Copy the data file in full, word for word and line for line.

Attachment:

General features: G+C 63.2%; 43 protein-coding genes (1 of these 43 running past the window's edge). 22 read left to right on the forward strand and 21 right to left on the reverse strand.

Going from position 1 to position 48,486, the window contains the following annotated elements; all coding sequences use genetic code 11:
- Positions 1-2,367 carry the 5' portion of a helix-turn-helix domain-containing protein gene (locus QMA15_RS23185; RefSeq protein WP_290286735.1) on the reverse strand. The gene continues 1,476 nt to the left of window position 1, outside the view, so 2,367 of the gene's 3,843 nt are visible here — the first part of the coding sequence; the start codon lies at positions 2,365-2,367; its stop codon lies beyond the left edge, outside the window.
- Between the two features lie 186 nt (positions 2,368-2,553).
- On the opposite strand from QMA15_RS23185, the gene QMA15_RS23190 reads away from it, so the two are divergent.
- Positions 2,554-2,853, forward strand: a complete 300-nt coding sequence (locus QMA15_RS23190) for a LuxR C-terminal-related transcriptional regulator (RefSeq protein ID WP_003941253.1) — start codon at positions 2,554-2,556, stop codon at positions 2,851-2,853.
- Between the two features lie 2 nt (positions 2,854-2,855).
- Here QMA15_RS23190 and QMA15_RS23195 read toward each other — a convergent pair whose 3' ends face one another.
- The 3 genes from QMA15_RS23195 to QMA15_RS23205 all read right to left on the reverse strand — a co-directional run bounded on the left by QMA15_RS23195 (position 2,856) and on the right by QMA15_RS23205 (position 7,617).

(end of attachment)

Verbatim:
General features: G+C 63.2%; 43 protein-coding genes (1 of these 43 running past the window's edge). 22 read left to right on the forward strand and 21 right to left on the reverse strand.

Going from position 1 to position 48,486, the window contains the following annotated elements; all coding sequences use genetic code 11:
- Positions 1-2,367 carry the 5' portion of a helix-turn-helix domain-containing protein gene (locus QMA15_RS23185; RefSeq protein WP_290286735.1) on the reverse strand. The gene continues 1,476 nt to the left of window position 1, outside the view, so 2,367 of the gene's 3,843 nt are visible here — the first part of the coding sequence; the start codon lies at positions 2,365-2,367; its stop codon lies beyond the left edge, outside the window.
- Between the two features lie 186 nt (positions 2,368-2,553).
- On the opposite strand from QMA15_RS23185, the gene QMA15_RS23190 reads away from it, so the two are divergent.
- Positions 2,554-2,853, forward strand: a complete 300-nt coding sequence (locus QMA15_RS23190) for a LuxR C-terminal-related transcriptional regulator (RefSeq protein ID WP_003941253.1) — start codon at positions 2,554-2,556, stop codon at positions 2,851-2,853.
- Between the two features lie 2 nt (positions 2,854-2,855).
- Here QMA15_RS23190 and QMA15_RS23195 read toward each other — a convergent pair whose 3' ends face one another.
- The 3 genes from QMA15_RS23195 to QMA15_RS23205 all read right to left on the reverse strand — a co-directional run bounded on the left by QMA15_RS23195 (position 2,856) and on the right by QMA15_RS23205 (position 7,617).